Since his arrival in 2015, head women’s basketball coach David Midlick has made it an intention to turn his athletes’ four years at APSU into 40 elsewhere.

He has made this intention a reality, as the coach now boasts four former players who have continued their athletic career through different aspects of women’s basketball programs.

Keisha Gregory, who played for APSU from 2015-19, is now the director of basketball operations at Indiana State University. Former Govs guard and graduate assistant Falon Baker accepted a coaching position with Columbia in September. Replacing Baker as an assistant at APSU is four-year contributor Nieja Crawford.

The most recent addition to this list is Tiasha Gray. Following professional stints in Israel, Finland and Sweden, the Clarksville-native now joins the coaching staff at Marquette as a Creative Program Design Assistant. Gray’s role responsibilities include the design and distribution of recruiting materials, social media content creation and the day-to-day behind the scenes operations within the program, according to the Marquette website.

Before playing overseas, Gray was a key contributor to a program on the rise. The senior guard averaged 20.6 points, 4.3 rebounds and 5.4 assists during the 2015-16 season. Gray would eventually earn the Ohio Valley Conference’s Defensive Player of the Year award as a junior and was named to two consecutive All-OVC teams.

Tiasha Gray now serves as the creative design program assistant at Marquette following an athletic career at APSU and overseas. | APSU SPORTS INFORMATION
Tiasha Gray now coaches at Marquette following an athletic career at APSU and overseas. |

Midlick is impressed by the impact his former players have held on the world of collegiate women’s basketball, and knows that the process for advancement begins before they step foot onto campus.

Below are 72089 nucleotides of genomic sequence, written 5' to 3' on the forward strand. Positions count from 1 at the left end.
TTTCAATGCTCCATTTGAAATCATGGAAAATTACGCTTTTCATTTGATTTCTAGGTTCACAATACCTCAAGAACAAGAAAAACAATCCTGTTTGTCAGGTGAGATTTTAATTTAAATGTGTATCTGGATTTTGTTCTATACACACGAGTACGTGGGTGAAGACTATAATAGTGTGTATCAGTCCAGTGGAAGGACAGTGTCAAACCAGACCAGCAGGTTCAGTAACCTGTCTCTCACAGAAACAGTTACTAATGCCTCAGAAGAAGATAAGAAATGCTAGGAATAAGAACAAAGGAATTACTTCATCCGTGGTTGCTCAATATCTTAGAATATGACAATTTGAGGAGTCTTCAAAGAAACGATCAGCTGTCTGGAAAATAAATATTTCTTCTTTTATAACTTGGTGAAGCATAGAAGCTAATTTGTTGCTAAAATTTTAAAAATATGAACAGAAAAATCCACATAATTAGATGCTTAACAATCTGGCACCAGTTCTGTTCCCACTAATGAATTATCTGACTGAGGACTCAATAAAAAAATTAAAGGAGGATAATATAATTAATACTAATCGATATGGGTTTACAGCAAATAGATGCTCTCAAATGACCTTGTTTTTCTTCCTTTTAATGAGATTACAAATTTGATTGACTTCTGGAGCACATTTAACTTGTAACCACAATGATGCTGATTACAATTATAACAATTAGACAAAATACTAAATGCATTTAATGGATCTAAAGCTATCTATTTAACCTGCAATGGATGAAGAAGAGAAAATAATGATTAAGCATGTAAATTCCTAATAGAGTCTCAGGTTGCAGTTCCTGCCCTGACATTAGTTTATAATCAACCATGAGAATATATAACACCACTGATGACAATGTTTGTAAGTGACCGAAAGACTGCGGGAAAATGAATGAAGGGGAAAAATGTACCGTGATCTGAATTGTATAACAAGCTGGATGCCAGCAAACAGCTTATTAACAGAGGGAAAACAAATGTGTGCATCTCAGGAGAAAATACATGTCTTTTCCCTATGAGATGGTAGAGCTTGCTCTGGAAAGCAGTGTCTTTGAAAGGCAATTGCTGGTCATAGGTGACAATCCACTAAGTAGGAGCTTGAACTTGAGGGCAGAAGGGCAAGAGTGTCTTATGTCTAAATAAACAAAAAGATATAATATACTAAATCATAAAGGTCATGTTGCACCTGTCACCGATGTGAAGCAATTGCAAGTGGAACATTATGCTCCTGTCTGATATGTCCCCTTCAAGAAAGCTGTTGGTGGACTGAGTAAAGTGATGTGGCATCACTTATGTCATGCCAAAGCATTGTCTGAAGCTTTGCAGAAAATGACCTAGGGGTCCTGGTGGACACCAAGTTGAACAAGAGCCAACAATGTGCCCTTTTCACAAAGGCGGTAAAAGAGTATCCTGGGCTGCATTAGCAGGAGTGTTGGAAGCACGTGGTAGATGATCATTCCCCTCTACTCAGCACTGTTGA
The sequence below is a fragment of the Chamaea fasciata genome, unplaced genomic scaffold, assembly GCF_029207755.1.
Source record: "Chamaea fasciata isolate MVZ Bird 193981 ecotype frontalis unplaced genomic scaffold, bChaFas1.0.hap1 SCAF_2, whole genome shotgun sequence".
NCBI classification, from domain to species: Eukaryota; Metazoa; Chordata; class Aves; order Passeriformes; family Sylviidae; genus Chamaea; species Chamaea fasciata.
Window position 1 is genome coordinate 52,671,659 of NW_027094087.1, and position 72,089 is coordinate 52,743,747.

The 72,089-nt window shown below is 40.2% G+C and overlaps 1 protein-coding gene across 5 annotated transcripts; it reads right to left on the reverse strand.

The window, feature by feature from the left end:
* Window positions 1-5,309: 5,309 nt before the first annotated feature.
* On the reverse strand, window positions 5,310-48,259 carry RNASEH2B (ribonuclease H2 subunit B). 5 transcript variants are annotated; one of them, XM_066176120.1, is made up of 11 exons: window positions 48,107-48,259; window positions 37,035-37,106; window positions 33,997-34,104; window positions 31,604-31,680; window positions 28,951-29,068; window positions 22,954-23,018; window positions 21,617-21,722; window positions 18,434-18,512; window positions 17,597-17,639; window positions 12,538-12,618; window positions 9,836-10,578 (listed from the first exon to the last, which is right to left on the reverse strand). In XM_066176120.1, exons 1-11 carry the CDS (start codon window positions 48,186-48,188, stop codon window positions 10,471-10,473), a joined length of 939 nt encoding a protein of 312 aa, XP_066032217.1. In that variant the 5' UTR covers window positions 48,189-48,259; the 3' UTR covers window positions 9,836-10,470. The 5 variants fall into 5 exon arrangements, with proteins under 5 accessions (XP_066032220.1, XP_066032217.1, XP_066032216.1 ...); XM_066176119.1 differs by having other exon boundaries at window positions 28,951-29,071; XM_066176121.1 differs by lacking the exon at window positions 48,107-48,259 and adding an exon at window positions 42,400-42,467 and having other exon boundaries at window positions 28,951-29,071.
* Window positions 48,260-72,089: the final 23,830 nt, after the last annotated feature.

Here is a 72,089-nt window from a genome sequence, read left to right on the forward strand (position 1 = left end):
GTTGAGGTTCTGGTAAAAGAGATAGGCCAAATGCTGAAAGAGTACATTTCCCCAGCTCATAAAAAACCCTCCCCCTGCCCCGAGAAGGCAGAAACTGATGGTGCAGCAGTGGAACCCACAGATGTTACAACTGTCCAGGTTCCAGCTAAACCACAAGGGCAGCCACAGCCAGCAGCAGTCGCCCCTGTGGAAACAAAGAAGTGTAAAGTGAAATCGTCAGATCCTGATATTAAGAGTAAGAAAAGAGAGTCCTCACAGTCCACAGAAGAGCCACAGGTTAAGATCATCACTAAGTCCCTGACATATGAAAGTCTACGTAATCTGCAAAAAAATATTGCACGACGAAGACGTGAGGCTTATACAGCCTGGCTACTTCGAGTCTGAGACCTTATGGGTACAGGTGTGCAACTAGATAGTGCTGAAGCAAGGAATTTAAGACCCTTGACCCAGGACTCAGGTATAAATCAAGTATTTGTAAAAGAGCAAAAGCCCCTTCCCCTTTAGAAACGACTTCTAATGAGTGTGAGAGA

“When we are recruiting these young ladies to Austin Peay, we’re not just recruiting them but their families,” he said. “We’re telling them, and really mean it, that the next four years goes by so quickly, and we’re going to try and prepare them for the next 40 years after that; that they have a profession and not just a job; leave with a degree that really means something to them, and go on to bigger and better things. That’s when you’re most proud, is when they go on and do something really successful.”

The coach is confident that the trend will continue for years to come and sees potential in one of his current athletes to impact the game at the coaching level moving forward.

“I think Tahanee [Bennell] has kind of gravitated towards that. She’s been involved with some coaching in the past. She has a personality that future players – as she’s a coach – will gravitate towards. Our team…they respect her. I can see her being able to do that full-time in the future.

“I would much rather our team, during practices and games, be led by the players rather than the coaches.  When it means something to them, they will listen to each other and respond to each other in the right way. She’s definitely one of the leaders that does that. Her words and her actions have meaning to our players.”

Midlick hopes that the advice implemented in practices sticks with Gregory, Gray, Crawford and Baker, and that their administrative and coaching careers are far from over.

“When you go into a job interview, when you get a job and you go into it, don’t be afraid to lean on people,” he said. “Your mentors, people that you’ve trusted throughout your life, and also try to increase that circle of people you have to ask questions to. We don’t know everything.

“Do the best job you can do. I preach to our team, go 1-0, and that means to have the best possible day that you can. I hope they’ve taken some of that onto their jobs.”